If the number of students qualifying for free or reduced-price meals is an indicator of poverty in school districts, then Eastern Washington and North Idaho are getting poorer.
School districts from both regions report a rise in the number of families seeking assistance from the federal meals program, likely due to the worsening national economy.
“Breakfast and lunch is critical to our families,” said Steve Barnes, the principal at Holmes Elementary School in West Central Spokane, where more than 90 percent of children qualify for free meals. “A lot of our kids come to school hungry.”
Last year, Spokane Public Schools processed 3,500 new applications for free and reduced-price meals by the third week in September. During that same period this year, district officials had received 5,800 applications. More than half of Spokane students qualify for the meals.
As the number of qualifying students increases, states may see more schools labeled Title I – or those with high poverty, often measured by the percentage of students taking free meals.
And as the jobless rate rises, many families may need help paying for daily meals. Lunches cost $2 for elementary students and $2.60 at middle and high schools. The reduced price is 40 cents, and anyone who qualifies for free or reduced-price meals gets free breakfast.
In October, Washington raised the income limit for the program to 200 percent of the poverty level, which might have contributed to the increase in the number of families seeking help. For a family of four, annual income must be $39,220 or less.
“There are still a good number of families we know that are either trying to push by or are too proud,” said Doug Wordell, director of nutrition services for Spokane schools. “There are a lot of barriers, pride issues, economic and social pressures that are keeping families from participating.”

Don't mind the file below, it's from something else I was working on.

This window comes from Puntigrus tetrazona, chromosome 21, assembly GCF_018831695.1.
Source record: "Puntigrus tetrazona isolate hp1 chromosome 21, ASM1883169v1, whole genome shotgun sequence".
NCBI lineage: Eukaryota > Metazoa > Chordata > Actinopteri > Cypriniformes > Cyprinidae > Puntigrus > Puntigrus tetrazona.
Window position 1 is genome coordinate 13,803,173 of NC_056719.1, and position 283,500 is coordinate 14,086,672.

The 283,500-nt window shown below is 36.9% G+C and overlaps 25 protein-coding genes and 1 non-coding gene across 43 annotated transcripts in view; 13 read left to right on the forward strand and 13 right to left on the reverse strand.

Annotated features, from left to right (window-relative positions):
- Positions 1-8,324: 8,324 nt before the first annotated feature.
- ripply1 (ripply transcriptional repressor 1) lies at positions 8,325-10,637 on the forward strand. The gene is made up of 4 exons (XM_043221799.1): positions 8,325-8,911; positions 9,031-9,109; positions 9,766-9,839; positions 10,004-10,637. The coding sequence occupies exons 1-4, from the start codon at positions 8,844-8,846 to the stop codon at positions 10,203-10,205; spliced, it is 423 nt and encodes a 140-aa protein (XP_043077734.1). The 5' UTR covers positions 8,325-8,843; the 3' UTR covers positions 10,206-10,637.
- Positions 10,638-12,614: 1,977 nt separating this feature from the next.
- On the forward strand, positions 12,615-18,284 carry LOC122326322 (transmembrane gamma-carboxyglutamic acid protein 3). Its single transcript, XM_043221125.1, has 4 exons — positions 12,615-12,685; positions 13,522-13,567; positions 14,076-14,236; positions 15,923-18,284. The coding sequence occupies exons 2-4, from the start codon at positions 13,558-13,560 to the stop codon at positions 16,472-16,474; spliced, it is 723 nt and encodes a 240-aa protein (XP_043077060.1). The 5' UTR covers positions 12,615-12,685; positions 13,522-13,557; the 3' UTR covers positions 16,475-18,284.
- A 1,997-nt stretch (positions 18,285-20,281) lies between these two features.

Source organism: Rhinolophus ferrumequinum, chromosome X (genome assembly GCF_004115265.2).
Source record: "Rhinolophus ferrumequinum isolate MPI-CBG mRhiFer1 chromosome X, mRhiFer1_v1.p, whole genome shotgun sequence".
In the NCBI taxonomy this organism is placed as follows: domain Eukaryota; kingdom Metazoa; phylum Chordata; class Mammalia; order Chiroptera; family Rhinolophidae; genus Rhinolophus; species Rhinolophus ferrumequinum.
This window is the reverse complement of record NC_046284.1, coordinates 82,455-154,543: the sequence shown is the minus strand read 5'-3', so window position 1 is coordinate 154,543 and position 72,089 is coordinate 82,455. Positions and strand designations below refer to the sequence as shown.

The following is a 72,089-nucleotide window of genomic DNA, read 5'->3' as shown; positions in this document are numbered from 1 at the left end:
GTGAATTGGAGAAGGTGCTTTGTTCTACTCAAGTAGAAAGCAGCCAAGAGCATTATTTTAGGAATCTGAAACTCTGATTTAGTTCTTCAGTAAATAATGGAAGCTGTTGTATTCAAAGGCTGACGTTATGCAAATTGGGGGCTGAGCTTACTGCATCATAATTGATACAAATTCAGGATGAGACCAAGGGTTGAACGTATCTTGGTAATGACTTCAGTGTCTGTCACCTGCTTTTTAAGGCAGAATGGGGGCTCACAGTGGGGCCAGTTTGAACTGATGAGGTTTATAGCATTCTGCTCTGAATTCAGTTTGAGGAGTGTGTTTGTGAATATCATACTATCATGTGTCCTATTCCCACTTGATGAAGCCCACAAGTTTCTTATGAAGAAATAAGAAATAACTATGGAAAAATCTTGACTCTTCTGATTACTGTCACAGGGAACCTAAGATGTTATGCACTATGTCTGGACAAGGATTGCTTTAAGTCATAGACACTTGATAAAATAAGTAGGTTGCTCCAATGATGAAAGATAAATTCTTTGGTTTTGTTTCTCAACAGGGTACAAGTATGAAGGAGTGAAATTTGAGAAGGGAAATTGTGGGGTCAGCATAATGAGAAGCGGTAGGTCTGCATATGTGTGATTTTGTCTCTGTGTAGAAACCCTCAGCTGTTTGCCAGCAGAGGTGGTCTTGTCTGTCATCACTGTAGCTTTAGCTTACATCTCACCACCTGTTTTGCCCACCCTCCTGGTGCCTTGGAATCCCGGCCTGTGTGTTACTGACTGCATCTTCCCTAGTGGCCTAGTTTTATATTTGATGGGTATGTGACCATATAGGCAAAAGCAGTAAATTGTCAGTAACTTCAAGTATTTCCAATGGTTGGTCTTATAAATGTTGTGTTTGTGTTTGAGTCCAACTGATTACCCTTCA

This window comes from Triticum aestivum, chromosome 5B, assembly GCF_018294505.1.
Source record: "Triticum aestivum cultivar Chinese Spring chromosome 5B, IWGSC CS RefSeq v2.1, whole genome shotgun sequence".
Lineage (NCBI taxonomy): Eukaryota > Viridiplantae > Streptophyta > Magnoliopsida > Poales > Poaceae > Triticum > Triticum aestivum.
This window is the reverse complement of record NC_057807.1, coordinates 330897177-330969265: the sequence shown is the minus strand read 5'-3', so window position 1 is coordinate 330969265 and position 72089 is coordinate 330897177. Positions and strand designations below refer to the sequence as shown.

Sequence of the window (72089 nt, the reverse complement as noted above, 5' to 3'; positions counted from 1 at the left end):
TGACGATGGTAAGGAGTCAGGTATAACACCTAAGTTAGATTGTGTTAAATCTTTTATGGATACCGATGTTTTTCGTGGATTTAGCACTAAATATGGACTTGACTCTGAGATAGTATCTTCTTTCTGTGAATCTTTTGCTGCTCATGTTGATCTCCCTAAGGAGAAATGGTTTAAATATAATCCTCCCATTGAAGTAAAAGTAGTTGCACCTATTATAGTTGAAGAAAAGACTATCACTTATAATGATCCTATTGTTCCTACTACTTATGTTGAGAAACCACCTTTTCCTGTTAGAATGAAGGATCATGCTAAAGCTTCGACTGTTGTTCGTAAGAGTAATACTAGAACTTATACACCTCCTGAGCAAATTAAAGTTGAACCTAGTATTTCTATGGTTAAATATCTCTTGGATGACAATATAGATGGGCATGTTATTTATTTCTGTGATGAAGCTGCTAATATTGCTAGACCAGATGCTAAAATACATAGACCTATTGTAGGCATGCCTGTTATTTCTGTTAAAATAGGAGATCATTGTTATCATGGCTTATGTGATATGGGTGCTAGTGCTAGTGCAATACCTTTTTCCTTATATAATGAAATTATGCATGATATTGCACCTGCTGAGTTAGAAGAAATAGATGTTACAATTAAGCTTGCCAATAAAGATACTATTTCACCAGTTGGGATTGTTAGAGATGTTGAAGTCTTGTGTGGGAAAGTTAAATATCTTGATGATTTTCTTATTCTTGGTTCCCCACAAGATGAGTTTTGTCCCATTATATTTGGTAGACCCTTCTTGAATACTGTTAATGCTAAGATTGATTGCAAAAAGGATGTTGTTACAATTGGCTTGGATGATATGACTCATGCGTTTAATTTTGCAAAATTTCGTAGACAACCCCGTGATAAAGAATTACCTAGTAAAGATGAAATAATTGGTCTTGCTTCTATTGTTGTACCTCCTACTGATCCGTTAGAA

Like many districts, Spokane will work to identify additional families in need and to let them know that even if they didn’t qualify before, they may now.
In Coeur d’Alene, school district officials estimated that 800-plus more students qualify for the nutrition program than qualified last year.
“Anybody can apply anytime during the school year,” said Ed Ducar, director of nutrition for Coeur d’Alene schools. “I’ve also sent some stuff out to the schools just trying to let families know that if they have had a job loss or a reduction in pay they can apply for meals.”
The Central Valley School District saw the percentage of students qualifying for free and reduced-price meals drop slightly this year, which does not correlate with other indicators of poverty in the district, officials said.
The number of homeless students is on the rise, with 292 students classified as homeless last month, officials said.
“We know that circumstances are changing for our families, said Melanie Rose, CV spokeswoman. The district will work to get out information about the meal-program application process.
Applications are available in multiple languages and take about 10 days to process. Spokane is the only district in the state piloting an online application process that cuts application time down to two days, Wordell said. Once a family qualifies, it applies to the entire school year, even as situations change.
“It brings other federal dollars so there’s other school support dollars which bring counselors and teachers in addition to your child getting a meal,” Wordell said.
The government reimburses schools only for the number of meals served. Much of the food is acquired through subsidized government programs, but some is purchased locally. The program also means jobs for cooks.
“It’s a great program for kids that can help stretch a family’s budget,” Wordell said.
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